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I’ll never forget the day I broke my arm

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In the next few pages I will recall how I broke my arm, when I was quite young; infant school, from the beginning to the last final part. I have never forgotten this day and I do not think I will.

It was a warm sunlit day, the day I was going to my friend’s house. My mum and I set off from our house and had decided to walk as it was a fine day. I arrived at my friend’s place at about mid-day. I rang the doorbell this was answered by my friend’s mum and the smell of a wonderful lunch being prepared. I went to find Yema, my friend; she was watching television though I can’t remember what was on. We washing our hands ready for lunch it was curry and rice with the fresh soft type of French bread. It was excellent!

Yema and I played in the garden for a while as both our mums were chatting in the living room, with mugs of tea. Then they came out and asked if we wanted to go to the park; we did. All of us went in the car, only took us a few minutes. When we reached there I realized the park was immense. They were trees with their thick coat of leaves and squirrels running up there trunks.

After a while we rounded one of the parks corners and there in plain sight was the playground, swings, slides and see-saws all dotted around the playground. It was full of things to do, a child’s paradise. I went towards the climbing frames when I saw a group of grey oversized pigeons, running up to them; I scared them away up into the blue clear sky.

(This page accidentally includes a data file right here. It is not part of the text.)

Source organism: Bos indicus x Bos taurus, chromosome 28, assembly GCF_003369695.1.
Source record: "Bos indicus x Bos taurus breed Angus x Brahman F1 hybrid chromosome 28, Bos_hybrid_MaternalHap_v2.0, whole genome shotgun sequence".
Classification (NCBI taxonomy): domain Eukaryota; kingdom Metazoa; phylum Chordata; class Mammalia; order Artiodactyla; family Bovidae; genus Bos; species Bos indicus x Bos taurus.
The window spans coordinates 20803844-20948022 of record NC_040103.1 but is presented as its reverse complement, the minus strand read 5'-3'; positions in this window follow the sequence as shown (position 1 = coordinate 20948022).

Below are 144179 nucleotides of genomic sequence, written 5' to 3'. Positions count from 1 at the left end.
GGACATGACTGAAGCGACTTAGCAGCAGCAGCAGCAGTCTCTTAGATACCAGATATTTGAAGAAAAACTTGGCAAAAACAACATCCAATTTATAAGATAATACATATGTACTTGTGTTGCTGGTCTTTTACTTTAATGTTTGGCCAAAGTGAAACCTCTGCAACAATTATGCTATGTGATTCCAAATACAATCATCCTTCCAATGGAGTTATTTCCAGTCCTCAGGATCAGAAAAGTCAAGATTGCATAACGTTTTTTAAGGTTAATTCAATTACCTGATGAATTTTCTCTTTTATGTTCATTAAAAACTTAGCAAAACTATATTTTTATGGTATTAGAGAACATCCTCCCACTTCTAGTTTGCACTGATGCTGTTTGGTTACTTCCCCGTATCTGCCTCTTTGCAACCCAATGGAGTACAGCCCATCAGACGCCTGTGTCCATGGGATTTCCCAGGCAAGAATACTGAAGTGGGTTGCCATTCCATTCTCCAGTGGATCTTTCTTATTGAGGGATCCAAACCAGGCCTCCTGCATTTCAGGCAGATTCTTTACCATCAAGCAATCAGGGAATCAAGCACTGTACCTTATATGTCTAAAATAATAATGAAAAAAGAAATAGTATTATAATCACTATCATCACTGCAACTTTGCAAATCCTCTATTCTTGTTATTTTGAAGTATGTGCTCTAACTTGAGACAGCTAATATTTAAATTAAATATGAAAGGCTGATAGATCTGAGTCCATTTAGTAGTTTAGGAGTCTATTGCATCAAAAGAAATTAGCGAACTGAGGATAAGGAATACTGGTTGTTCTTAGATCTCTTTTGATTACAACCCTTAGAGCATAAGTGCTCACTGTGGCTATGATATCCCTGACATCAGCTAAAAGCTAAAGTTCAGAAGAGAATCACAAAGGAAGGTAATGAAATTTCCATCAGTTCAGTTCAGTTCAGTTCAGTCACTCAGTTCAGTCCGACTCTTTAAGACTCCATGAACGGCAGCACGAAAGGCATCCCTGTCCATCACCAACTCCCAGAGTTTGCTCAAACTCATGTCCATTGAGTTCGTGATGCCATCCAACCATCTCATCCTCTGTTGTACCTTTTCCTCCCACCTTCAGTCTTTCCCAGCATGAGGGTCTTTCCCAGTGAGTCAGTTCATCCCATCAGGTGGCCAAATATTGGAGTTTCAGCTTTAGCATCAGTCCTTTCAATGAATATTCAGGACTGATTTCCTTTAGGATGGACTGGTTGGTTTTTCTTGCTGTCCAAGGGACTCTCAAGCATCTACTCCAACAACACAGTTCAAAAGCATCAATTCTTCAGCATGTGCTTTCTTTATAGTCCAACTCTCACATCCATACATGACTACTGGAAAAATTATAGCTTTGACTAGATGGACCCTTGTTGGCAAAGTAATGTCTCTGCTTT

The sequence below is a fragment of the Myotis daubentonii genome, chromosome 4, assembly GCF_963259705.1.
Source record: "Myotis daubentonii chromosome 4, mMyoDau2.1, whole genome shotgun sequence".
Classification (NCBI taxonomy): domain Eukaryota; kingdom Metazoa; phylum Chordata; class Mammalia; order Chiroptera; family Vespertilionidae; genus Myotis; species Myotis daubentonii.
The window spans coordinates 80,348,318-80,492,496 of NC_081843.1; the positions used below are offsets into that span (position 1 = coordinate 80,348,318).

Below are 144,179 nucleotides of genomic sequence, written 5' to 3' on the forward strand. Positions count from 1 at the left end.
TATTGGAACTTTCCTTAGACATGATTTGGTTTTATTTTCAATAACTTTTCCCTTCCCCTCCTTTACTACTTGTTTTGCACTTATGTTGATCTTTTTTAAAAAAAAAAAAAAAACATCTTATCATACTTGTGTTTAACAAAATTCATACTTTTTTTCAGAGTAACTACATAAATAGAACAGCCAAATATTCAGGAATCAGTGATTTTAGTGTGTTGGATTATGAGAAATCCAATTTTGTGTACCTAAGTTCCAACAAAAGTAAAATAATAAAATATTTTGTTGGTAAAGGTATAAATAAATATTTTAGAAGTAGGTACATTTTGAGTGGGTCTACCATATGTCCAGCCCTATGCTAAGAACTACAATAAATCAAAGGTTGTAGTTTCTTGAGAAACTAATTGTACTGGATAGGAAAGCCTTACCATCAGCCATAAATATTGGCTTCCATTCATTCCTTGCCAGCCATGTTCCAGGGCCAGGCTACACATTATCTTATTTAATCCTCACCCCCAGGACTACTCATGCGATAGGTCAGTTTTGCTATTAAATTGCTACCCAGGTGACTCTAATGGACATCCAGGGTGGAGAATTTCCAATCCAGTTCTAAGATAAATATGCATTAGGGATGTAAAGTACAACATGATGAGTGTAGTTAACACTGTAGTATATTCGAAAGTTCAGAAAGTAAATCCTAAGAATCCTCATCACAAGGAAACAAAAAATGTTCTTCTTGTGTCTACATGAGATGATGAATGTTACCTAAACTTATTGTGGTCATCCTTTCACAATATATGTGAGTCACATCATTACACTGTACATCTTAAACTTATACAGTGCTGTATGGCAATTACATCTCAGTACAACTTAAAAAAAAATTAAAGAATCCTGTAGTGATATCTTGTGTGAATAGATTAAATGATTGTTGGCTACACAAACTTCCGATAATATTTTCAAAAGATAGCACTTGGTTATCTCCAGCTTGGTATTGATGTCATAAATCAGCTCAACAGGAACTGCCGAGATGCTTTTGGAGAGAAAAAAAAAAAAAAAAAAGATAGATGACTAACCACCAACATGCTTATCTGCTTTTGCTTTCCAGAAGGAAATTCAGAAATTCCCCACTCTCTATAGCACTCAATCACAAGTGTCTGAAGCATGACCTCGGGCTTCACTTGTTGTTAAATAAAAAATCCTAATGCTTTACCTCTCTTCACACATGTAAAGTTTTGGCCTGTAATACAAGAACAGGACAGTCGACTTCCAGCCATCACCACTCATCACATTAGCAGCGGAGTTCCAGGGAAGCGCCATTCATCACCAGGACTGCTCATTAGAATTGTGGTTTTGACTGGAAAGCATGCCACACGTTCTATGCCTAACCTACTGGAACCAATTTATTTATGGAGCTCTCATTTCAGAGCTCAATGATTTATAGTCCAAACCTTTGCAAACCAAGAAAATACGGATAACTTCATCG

During my time in the playground I went on the climbing frame, it was enormous. Then when I thought I was going to reach the top the unbelievable happened fast as lighting. First my foot started to slip and I fell. I remember falling, the wind blowing past my face, no-where to hold onto then the ground coming closer each second. I landed with my left arm breaking my fall the pain came first then shock of what had happened. My arm was in agony it felt like it would not end. Yema came up to me and asked if I was alright I told her what had happened and she said my arm could be broken so she led me back to my mum. My mum said that we were going to the hospital to get my arm checked out.

The traffic was painstakingly slow and time-consuming and seemed as if it went on for hours. Eventually we reached the hospital with ambulances were constantly rushing backwards and forward, to and from the hospital’s Accident and Emergency entrance. Together we all reached the front reception. All of my senses were overpowering, the sounds coming from deep within the hospital were shouts and movement. Just watching was enough, whitewashed walls with sterile spotless floors, ill patients waiting to be treated. I tasted the unpleasant bitter taste of the air on the edge of your tongue, every time you breathed in and the awful smell of hospitals that everyone must know of.

The lady at the desk asked my mum about everything that had happened and told us were we should go to see the doctor. It was a winding path of the same corridors on the way there. Finally we got to the doctors door and I went in with my mum. Yema stayed outside on the seats with her mum next to the fish tank.

The doctor said I would have to have an ex-ray, just to make sure then he would put a plaster cast on my arm. The pain in my arm had begun to lessen. I went for my ex-ray and the results showed I had broken the bone in my lower left arm so the doctor got all the equipment for plaster casting my arm then he started. After some time it was finished it was cold and seemed to reduce the pain even more. I was told to leave it on for two to three weeks; I was free to leave the hospital.

At school a few days later all my friends had signed my plaster cast. All over were names and comments. My arm didn’t hurt anymore but it did itch a lot. Then after my few weeks were up my mum and I went back to the doctors and I had a shock when the doctor had a cutter in this hand. It was like a pizza cutter only it looked sharper. He rolled it on this arm to prove it wouldn’t hurt then he started cutting the plaster off. When the plaster cast was gone I was glad to have my arm back but sad as I had started to get used to the plaster cast.

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